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The Pitch Meeting Behind The Worst Movie Idea Ever Approved

Geoff Chaser is the most powerful studio executive in Hollywood, so why doesn't his fucking door reflect that? Huh?

"Huh, Janice? It's a simple god damn question."

"Sir?" The assistant inquired politely.

"Are you a down-on-your-luck recovering drug addict trying to sell me a magazine subscription? Then don't you 'sir' me, Janice!" Geoff picked at the plaque on his door with the hope that it would just slide out. It did not. It was screwed.

"No, you're screwed!" Geoff screeched.

"Sir, I think you're doing that thing again. Where you mistakenly believe you've said something aloud that you only thought," She spoke softly, an exactly measured portion of concern seasoning her tone.

Geoff Chaser needed a new plaque, and now he was hungry too. Great.

"Shit and god damn, Janice! I need a Plaque-Maestro and a plate of waffles and I need them yesterday. I suggest you look into time travel, Janice, because that was not a fucking idiom. If I don't see a door that properly proclaims my status and fondly remember a delicious and nutritious breakfast the next time I turn around, I am going to make you live under your desk for a week."

He turned.

'Geoff Chaser: Studio Executive, Power Everything, God Amongst Men ...' the plaque began, and continued on in that fashion for several lines.

He belched, and tasted the sickly tang of syrup, felt the heaviness of batter in his gut.

"Pancakes. You devious cunt. I'll allow you a hotplate, but no blankets. One week, Janice!" He exclaimed over his shoulder, as he stomped back into his office, "and I don't mean a business week, you got me!?"

"Desk housing?" Chaz Blazer, elite Hollywood agent and Hot Bushido enthusiast, inquired casually.

"Bitch masters time travel and still can't work a waffle iron," Geoff explained, flopping exhaustedly into his chair. He swiveled it to face the stranger.

"Who the fuck are you, and should I make you a star, or skin you like a grape?" He asked the man.

The stranger stammered, and started frantically rifling through a ream of papers.

"GRAPE!" Geoff screamed, pulling the combat knife from where he'd left it -- stabbed upright into the dead center of his massive oaken desk.

"I named it 'Constructive Criticism.' It's amazing: Most writers actually ask to be stabbed with it."

The man yelped pathetically, and flinched. A tiny hat, no bigger than a doll's, rolled from his head and across the floor.

"Baby! Sugar! Pork Cracklins! No!" Chaz held his hands up plaintively, "this is my nephew, Ethan Blazer, remember? He's been in this meeting for what, an hour now?"

"Um, forty-six, actually," Ethan answered timidly.

"Time jumps!" Geoff swore vehemently. He pressed the button for his intercom. "Janice! I hope you had fun on your little excursion, because now we've got the fabric of time fraying thin in here! I'll be docking the days we skip from your vacation time, I'll have you know. CHRONOLOGY IS LOSING RELEVANCE, JANICE!"

"I think it's the Methamphetamine Luge, actually," Chaz said, gesturing to the carved ice pipe melting quietly in the corner. The stack of cloudy chips in the bowl on top was getting dangerously low.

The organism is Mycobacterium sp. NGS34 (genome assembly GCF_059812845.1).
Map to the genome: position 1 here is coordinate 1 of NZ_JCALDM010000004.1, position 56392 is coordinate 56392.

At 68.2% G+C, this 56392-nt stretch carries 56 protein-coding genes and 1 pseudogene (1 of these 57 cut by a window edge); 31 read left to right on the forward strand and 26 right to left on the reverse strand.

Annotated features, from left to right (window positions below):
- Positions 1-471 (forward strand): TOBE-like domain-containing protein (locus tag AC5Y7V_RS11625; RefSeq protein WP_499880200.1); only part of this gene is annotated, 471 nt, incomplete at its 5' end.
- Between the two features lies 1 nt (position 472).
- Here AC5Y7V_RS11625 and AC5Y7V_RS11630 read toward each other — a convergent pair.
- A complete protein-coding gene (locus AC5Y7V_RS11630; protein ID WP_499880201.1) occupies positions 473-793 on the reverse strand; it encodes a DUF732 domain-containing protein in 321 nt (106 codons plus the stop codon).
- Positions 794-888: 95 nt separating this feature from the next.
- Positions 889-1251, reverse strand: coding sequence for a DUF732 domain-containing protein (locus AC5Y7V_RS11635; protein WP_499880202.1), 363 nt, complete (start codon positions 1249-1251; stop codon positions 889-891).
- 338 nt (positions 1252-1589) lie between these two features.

"Now that's what I call ice! Hahaha but no seriously, I'll suck your dick for a rock."

"We'll see about that," Geoff narrowed his eyes at Ethan, "what's this so-called 'meeting' about, then?"

Ethan Blazer cleared his throat, shuffled his script, and picked up where he'd left off.

"Bailey: Charlie, please. It's me, baby, it's Bailey. Charlie, Charlie I need you to open your eyes. You're just sleeping, baby. You're just tired is all. You ain't hurt. You ain't! It's just been a long shift at the mill, baby - that's all that happened to you. And I know it feels worse, but it ain't, okay? You're not gonna die, Charlie! You can't die, baby! You gotta pick Maxy up from practice. You gotta open your eyes!"

"No no no, god damn it, if we wanted to hear dialogue we'd hire those Filipinos to knife fight for us again," Geoff waved his hand dismissively.

"Tagalog," Chaz corrected, then turned to Ethan: "Give us the gist."

Man, if there's something Filipinos do better than knife-fight, I'm kind of scared to know about it.

"Gist me you poncey little son of a bitch!" Geoff hollered.

"Poncey? Nice. Classy. Got a flavor to it, kind of oakey on the fore-tongue," Chaz pondered it, rolling the insult around in his mouth and spitting it, along with a not-insignificant amount of actual saliva, into Ethan's face.

"Good, right?" Geoff smiled. "British, I think. Finishes strong, but smooth, and pairs well with lineage-based epithets - your 'whore mothers,' your 'bastard fathers,' your 'slut ancestors,' and so forth."

Ethan interjected forcefully: "It's the story of Charlie Kenton, an old-school, washed-up boxer who's finding himself lost in this era of Mixed Martial Arts and glorified ultra-violence. Charlie's not a good guy, but he's trying to be. This is the story of his comeback, but moreover, it's the story of how he reconnects with his estranged son, Max."

"Sounds like Rocky IV," Geoff noted.

"LOVE Rocky IV," Chaz appended.

"It's the best! It's fantastic! Find me a man who doesn't like Rocky IV!"

"You can't! Can't do it!"

Proof: Ask any man aged 20-50, and they will flawlessly reproduce Drago's "I must break you" line on command.